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Public Transit

Airports | Bus Service | Trains

Orlando has two airports, within the city limits, offering services to businesses, visitors and residents.

  • Orlando Executive Airport
    365 Rickenbacker Drive
    Orlando, Florida 32803
  • Orlando International Airport
    One Jeff Fuqua Boulevard
    Orlando, Florida 32827

The largest intercity bus transportation company, providing affordable long distance travel to more than 3,800 destinations across North America and serving nearly 18 million passengers each year. Greyhound also operates Greyhound Express, which provides premium city-to-city service, and Greyhound Connect which connects rural communities to larger Greyhound markets in the U.S.

This local bus service provides transportation throughout the City of Orlando, Orange, Seminole, Osceola and Lake Counties, as well as parts of Polk and Volusia Counties. LYNX accommodates more than 105,000 passengers daily over an area of approximately 2,500 square miles, with a resident population of more than 1.8 million.

LYMMO is a fare-free Downtown Orlando circulator that provides a convenient, air-conditioned connection for residents, employees and visitors to Downtown restaurants, retail, entertainment, offices and services. LYMMO operates along four different routes, with wait times between buses as little as five minutes.

Other LYNX services

  • ACCESS LYNX, which provides paratransit service throughout the community
  • FASTLINK, LYNX’ weekday morning and afternoon commuter service designed to provide quicker connections by reducing stops along specific corridors
  • Neighborlink, LYNX’ flexible community circulator service
  • Road Rangers, a program sponsored by State Farm that provides roadside assistance to I-4 motorists
  • Vanpool, a commuter assistance program
  • Xpress Bus Service, which provides direct trips from Lake and Osceola Counties


The Historic Orlando Amtrak Station, currently owned by the Florida Department of Transportation and operated by Amtrak, is one of the busiest train stations in the State of Florida, serving over 160,000 passengers a year with Amtrak’s Silver Star and Silver Meteor Service. The station was designed by architect M.A. Griffith and built for the Atlantic Coast Railroad in 1926. In 2014-2015, the station underwent major restoration efforts, including restoring the historic façade and twin domes, repairing doors, windows, and the tile roof, repainting, constructing new sidewalks, and installing new landscape and irrigation.

The station also serves as one of Orlando’s four SunRail stations.


Brightline is All Aboard Florida’s new intercity express train service that will allow passengers to travel from Orlando to Miami in three (3) hours. Phase One, which includes stations at Miami Central, Fort Lauderdale and West Palm Beach is currently under construction and expected to start operations in 2017. Phase Two includes service to Orlando, connecting to the new South Intermodal Center (ITC) at Orlando International Airport. Built with cleaner, diesel electric engines for lower emissions and reduced noise, and including free wi-fi and advanced seating reservations for easier boarding, Brightline is the smoother, quieter, more convenient in state travel option of the future. For more information, including station renderings and construction schedules, please visit gobrightline.com.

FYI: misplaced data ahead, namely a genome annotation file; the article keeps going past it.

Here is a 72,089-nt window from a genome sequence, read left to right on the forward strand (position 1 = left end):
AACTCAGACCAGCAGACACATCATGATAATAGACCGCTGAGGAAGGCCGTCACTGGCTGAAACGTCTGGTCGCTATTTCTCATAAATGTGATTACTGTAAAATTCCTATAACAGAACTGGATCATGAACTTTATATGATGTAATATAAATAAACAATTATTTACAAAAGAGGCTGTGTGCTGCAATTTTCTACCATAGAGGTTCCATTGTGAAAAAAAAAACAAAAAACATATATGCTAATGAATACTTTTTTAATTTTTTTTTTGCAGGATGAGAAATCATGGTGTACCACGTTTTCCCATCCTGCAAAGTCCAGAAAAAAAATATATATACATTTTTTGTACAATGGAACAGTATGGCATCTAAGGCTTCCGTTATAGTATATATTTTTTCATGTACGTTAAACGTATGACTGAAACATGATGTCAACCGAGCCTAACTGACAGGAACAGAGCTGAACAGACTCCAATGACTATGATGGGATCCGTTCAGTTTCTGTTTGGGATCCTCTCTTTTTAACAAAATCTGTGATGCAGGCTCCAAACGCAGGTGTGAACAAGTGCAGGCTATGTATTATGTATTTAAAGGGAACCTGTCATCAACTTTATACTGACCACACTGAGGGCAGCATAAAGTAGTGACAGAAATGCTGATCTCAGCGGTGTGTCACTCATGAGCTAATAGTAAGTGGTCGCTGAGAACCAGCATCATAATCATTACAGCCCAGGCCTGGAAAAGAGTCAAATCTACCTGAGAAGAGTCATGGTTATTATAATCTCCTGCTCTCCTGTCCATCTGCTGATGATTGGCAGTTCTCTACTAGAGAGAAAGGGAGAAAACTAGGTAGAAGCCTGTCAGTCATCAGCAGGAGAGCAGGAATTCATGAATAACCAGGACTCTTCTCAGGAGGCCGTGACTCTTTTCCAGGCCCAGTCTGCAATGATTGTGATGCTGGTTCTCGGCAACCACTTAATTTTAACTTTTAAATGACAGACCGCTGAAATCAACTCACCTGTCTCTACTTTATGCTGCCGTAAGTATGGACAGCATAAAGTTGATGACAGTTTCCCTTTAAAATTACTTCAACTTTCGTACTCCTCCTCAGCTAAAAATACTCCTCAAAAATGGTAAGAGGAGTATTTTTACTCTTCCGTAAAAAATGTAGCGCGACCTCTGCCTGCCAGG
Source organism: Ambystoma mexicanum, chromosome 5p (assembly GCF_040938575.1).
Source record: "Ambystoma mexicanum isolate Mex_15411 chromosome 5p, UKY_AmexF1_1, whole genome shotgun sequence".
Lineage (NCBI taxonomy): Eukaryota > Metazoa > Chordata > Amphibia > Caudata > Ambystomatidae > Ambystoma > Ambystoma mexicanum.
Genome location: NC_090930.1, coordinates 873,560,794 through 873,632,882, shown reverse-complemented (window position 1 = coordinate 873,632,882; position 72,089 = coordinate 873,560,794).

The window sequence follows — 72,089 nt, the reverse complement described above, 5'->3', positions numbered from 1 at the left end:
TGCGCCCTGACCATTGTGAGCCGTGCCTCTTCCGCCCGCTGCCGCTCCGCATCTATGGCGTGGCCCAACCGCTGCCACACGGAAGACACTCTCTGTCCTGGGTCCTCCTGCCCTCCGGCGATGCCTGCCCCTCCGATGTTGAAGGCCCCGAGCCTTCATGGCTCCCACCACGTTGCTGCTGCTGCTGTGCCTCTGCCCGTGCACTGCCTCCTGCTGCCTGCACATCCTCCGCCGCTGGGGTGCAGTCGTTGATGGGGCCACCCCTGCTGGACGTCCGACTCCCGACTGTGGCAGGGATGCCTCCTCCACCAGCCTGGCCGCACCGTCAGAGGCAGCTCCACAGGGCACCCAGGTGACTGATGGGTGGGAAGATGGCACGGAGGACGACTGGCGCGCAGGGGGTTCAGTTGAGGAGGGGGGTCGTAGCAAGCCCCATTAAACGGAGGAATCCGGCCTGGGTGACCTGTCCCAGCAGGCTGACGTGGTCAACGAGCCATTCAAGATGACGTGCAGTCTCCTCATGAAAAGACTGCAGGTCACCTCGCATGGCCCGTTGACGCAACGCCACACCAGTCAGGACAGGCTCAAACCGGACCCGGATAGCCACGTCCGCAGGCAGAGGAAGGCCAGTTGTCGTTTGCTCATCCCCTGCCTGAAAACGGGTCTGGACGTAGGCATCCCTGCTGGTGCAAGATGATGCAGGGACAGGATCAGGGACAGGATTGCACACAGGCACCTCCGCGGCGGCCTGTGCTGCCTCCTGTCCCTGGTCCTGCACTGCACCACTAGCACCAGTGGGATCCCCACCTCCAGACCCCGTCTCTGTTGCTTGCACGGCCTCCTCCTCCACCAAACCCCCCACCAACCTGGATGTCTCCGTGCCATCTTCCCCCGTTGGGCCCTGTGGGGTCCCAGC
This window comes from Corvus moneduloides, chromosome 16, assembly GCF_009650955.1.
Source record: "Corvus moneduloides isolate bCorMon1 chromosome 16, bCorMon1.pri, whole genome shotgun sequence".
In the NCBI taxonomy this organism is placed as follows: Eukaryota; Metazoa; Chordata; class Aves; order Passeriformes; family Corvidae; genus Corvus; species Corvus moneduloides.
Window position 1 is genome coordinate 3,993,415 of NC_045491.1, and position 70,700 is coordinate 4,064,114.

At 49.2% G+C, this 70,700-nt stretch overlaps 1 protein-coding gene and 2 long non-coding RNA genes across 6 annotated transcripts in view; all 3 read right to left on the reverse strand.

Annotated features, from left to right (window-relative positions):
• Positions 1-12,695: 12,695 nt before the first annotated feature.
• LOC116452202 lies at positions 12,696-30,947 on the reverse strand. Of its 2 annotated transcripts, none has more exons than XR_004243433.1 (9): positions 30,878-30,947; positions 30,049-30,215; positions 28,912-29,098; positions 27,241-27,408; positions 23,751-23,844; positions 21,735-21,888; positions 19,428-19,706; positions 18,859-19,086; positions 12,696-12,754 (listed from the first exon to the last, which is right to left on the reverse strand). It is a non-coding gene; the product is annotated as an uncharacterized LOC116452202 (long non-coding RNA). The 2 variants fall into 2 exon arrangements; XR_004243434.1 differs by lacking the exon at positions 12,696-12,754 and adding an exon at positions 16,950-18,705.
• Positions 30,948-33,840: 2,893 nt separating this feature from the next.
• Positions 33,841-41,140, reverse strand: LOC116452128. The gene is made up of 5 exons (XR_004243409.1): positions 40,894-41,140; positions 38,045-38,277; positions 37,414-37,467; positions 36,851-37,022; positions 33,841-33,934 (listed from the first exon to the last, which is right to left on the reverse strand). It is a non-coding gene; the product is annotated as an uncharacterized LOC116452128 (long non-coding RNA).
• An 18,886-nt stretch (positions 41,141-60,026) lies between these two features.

SunRail provides Central Florida with commuter rail service, Monday through Friday, along a 32-mile route from DeBary in Volusia County to Sand Lake Road in Orange County. Launched in May of 2014, SunRail Phase 1 has 12 stations, with four stations in Orlando:

  • Florida Hospital Health Village Station
  • LYNX Central Station
  • Church Street Station
  • Orlando Health / Amtrak Station

Phase 2 construction began in April 2016, and will provide service to Osceola County with four additional stations. Future plans include extending service north to DeLand, and east to Orlando International Airport. SunRail is ADA compliant and bicycle friendly, and includes restrooms, power outlets and free wi-fi.

For further information regarding SunRail stations, schedules and fares, please visit sunrail.com

Beginning Saturday, November 5, 2016, SunRail will offer rail service from on select Saturdays. Regular fares will apply. For more information, dates, and exact schedules, please visit teamsunrail.com.

City of Orlando Quiet Zone

What is a Quiet Zone?

  • A “Quiet Zone” is a railroad segment where train engineers are not required to sound the 4-note horn warning (2 long – 1 short – 1 long) normally required when approaching a roadway crossing.
  • A Quiet Zone is established by a local jurisdiction under Federal Railroad Administration (FRA) rules.
  • The City is working towards having the entire SunRail corridor within the City limits become a Quiet Zone.

Safety First

  • The City has installed enhanced safety features within the Quiet Zone, including adding extra crossing arms and signage to prevent cars and pedestrians from crossing when the gate is down.
  • Bells will continue to sound at the roadway crossings in the Quiet Zone as the train approaches.
  • Horns will be used in the Quiet Zone when entering or leaving a station, when passing another train, or for emergencies.

Location of Orlando Quiet Zone

The Quiet Zone is in place for the following public crossings*:

  • Wilkinson Street
  • King Street
  • Rollins Street
  • Princeton Street

* all East of Orange Avenue